Unlike many murder cases facing the Chicago Police Department, the motive and murderer of Sophia Singer was obvious from the beginning. Cramer’s handkerchief marked him as the killer and more than $3,000 worth of her jewelry and $1,000 in cash was missing. During their friendship the Cramers became very aware of Singer’s wealth, something she was never ashamed to flaunt. She regularly wore diamonds, threw around money, and at the time of her death she was worth approximately $35,000 due to an inheritance from her deceased father. To the Cramers it was an unfathomable fortune.

Article from the Chicago Tribune 

The search for the Cramers took over headlines all over the nation and the police felt confident that their suspect would be found due to one very unique attribute of Charles Cramer. Many years before his name became synonymous with Conway the Clown or murder Cramer performed as a high diver. During a show in Detroit something went wrong and the resulting accident cost Cramer a large portion of one leg. Refusing to buy an artificial limb, Cramer instead carved his own prosthetic out of wood. The hunt for a one-legged murderous clown was on and the entire Chicago region was on edge.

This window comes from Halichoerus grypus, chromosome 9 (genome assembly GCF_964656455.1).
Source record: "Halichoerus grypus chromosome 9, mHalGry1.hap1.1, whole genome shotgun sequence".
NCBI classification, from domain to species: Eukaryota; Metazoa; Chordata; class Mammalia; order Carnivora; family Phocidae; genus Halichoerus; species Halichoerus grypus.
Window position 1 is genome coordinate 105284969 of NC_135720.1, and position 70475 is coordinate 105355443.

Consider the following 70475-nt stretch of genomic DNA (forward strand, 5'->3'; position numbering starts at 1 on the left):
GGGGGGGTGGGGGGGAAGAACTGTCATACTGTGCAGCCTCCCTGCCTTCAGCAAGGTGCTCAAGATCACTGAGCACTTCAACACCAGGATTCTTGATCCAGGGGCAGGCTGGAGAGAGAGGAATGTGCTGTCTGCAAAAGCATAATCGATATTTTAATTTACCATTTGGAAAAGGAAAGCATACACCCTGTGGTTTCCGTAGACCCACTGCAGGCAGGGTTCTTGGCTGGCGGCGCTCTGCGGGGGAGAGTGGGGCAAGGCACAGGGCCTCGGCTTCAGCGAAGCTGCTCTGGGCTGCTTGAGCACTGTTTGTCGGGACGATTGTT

Thankfully, the pursuit was short lived and within days the Cramers were found and arrested in Lima, Ohio where Charles was born twenty-six years earlier. Among their possessions was clothing that belonged to Will Worthen which they claimed were gifts from Singer.

Charles Cramer quickly confessed to the murder of Sophia Singer and although the story was bizarre and riddled with questions there were a few things that remained consistent throughout the interrogation, confession, and trial. One was that Charles insisted that his wife had absolutely nothing to do with the murder (even though she had also confessed). His reasoning for that was because he claimed Singer was not killed for her wealth, but in self defense. According to Charles on the night of the murder he, his wife, and Singer were at the apartment while Will was gambling when Singer barged into the Cramer’s rooms and began to argue with them. Mary Cramer left the room and with no one else there to stop her Cramer said that Singer attacked him with a doorknob that had a handkerchief and shoelaces tied to it. He claimed that he fought the doorknob away from her and knocked her unconscious before tying her up and rushing into the kitchen telling his wife that they had to leave town at once. In court Cramer concluded his testimony by stating: “I killed her in self defense. I did only what nine out of ten other men would have done in similar circumstances”. 

An article from the Chicago Tribune showing Sophia Singer and a diagram of the apartment they were all sharing